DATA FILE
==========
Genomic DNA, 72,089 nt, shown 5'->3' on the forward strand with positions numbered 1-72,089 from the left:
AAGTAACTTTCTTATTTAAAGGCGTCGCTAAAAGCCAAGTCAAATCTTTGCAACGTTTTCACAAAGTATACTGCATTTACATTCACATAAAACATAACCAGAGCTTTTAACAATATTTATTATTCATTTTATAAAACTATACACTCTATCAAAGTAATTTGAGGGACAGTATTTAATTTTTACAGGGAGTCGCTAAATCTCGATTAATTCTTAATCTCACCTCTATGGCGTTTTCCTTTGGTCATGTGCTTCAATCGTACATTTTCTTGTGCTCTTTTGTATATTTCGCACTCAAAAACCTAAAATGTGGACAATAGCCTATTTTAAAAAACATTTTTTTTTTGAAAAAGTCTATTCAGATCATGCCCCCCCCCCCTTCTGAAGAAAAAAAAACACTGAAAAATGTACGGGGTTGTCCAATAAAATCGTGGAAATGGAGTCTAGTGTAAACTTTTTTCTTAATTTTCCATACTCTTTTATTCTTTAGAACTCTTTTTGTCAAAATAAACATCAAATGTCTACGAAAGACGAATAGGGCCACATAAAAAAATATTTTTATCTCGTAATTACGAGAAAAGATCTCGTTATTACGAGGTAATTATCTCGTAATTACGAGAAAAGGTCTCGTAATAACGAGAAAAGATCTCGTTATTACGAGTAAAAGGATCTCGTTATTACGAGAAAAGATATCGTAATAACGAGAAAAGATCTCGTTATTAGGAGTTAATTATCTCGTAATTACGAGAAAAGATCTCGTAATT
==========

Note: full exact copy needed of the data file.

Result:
Genomic DNA, 72,089 nt, shown 5'->3' on the forward strand with positions numbered 1-72,089 from the left:
AAGTAACTTTCTTATTTAAAGGCGTCGCTAAAAGCCAAGTCAAATCTTTGCAACGTTTTCACAAAGTATACTGCATTTACATTCACATAAAACATAACCAGAGCTTTTAACAATATTTATTATTCATTTTATAAAACTATACACTCTATCAAAGTAATTTGAGGGACAGTATTTAATTTTTACAGGGAGTCGCTAAATCTCGATTAATTCTTAATCTCACCTCTATGGCGTTTTCCTTTGGTCATGTGCTTCAATCGTACATTTTCTTGTGCTCTTTTGTATATTTCGCACTCAAAAACCTAAAATGTGGACAATAGCCTATTTTAAAAAACATTTTTTTTTTGAAAAAGTCTATTCAGATCATGCCCCCCCCCCCTTCTGAAGAAAAAAAAACACTGAAAAATGTACGGGGTTGTCCAATAAAATCGTGGAAATGGAGTCTAGTGTAAACTTTTTTCTTAATTTTCCATACTCTTTTATTCTTTAGAACTCTTTTTGTCAAAATAAACATCAAATGTCTACGAAAGACGAATAGGGCCACATAAAAAAATATTTTTATCTCGTAATTACGAGAAAAGATCTCGTTATTACGAGGTAATTATCTCGTAATTACGAGAAAAGGTCTCGTAATAACGAGAAAAGATCTCGTTATTACGAGTAAAAGGATCTCGTTATTACGAGAAAAGATATCGTAATAACGAGAAAAGATCTCGTTATTAGGAGTTAATTATCTCGTAATTACGAGAAAAGATCTCGTAATT